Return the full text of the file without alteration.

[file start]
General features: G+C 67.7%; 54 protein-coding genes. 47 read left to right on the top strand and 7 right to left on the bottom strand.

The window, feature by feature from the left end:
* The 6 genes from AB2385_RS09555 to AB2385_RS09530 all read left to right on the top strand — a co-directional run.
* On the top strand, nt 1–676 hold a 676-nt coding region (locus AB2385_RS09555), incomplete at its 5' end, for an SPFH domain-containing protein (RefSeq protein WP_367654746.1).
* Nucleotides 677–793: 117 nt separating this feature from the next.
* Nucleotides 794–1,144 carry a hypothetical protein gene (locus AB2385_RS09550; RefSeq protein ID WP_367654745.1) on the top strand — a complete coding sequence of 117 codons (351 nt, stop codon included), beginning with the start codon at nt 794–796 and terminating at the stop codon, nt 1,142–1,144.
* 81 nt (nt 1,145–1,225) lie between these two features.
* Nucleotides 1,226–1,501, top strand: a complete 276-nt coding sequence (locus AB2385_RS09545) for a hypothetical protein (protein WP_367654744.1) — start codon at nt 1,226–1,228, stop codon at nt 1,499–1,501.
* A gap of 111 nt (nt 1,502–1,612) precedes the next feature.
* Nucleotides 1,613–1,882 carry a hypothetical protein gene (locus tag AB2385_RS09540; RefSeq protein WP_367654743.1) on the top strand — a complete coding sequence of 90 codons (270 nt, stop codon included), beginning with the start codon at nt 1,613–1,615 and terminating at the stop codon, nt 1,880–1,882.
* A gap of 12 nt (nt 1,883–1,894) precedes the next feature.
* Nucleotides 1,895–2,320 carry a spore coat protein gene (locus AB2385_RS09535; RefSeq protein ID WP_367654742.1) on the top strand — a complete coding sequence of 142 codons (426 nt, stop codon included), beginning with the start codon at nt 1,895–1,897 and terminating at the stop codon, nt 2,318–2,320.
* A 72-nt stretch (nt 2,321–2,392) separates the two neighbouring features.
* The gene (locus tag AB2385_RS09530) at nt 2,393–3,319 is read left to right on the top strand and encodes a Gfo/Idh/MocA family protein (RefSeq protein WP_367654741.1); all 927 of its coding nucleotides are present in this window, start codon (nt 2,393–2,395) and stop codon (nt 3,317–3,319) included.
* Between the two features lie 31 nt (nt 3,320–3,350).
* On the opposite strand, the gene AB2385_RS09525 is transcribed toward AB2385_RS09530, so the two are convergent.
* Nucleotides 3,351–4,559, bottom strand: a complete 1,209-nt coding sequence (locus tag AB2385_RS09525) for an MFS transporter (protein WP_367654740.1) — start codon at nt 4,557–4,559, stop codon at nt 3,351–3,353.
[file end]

General features: G+C 67.7%; 54 protein-coding genes. 47 read left to right on the top strand and 7 right to left on the bottom strand.

The window, feature by feature from the left end:
* The 6 genes from AB2385_RS09555 to AB2385_RS09530 all read left to right on the top strand — a co-directional run.
* On the top strand, nt 1–676 hold a 676-nt coding region (locus AB2385_RS09555), incomplete at its 5' end, for an SPFH domain-containing protein (RefSeq protein WP_367654746.1).
* Nucleotides 677–793: 117 nt separating this feature from the next.
* Nucleotides 794–1,144 carry a hypothetical protein gene (locus AB2385_RS09550; RefSeq protein ID WP_367654745.1) on the top strand — a complete coding sequence of 117 codons (351 nt, stop codon included), beginning with the start codon at nt 794–796 and terminating at the stop codon, nt 1,142–1,144.
* 81 nt (nt 1,145–1,225) lie between these two features.
* Nucleotides 1,226–1,501, top strand: a complete 276-nt coding sequence (locus AB2385_RS09545) for a hypothetical protein (protein WP_367654744.1) — start codon at nt 1,226–1,228, stop codon at nt 1,499–1,501.
* A gap of 111 nt (nt 1,502–1,612) precedes the next feature.
* Nucleotides 1,613–1,882 carry a hypothetical protein gene (locus tag AB2385_RS09540; RefSeq protein WP_367654743.1) on the top strand — a complete coding sequence of 90 codons (270 nt, stop codon included), beginning with the start codon at nt 1,613–1,615 and terminating at the stop codon, nt 1,880–1,882.
* A gap of 12 nt (nt 1,883–1,894) precedes the next feature.
* Nucleotides 1,895–2,320 carry a spore coat protein gene (locus AB2385_RS09535; RefSeq protein ID WP_367654742.1) on the top strand — a complete coding sequence of 142 codons (426 nt, stop codon included), beginning with the start codon at nt 1,895–1,897 and terminating at the stop codon, nt 2,318–2,320.
* A 72-nt stretch (nt 2,321–2,392) separates the two neighbouring features.
* The gene (locus tag AB2385_RS09530) at nt 2,393–3,319 is read left to right on the top strand and encodes a Gfo/Idh/MocA family protein (RefSeq protein WP_367654741.1); all 927 of its coding nucleotides are present in this window, start codon (nt 2,393–2,395) and stop codon (nt 3,317–3,319) included.
* Between the two features lie 31 nt (nt 3,320–3,350).
* On the opposite strand, the gene AB2385_RS09525 is transcribed toward AB2385_RS09530, so the two are convergent.
* Nucleotides 3,351–4,559, bottom strand: a complete 1,209-nt coding sequence (locus tag AB2385_RS09525) for an MFS transporter (protein WP_367654740.1) — start codon at nt 4,557–4,559, stop codon at nt 3,351–3,353.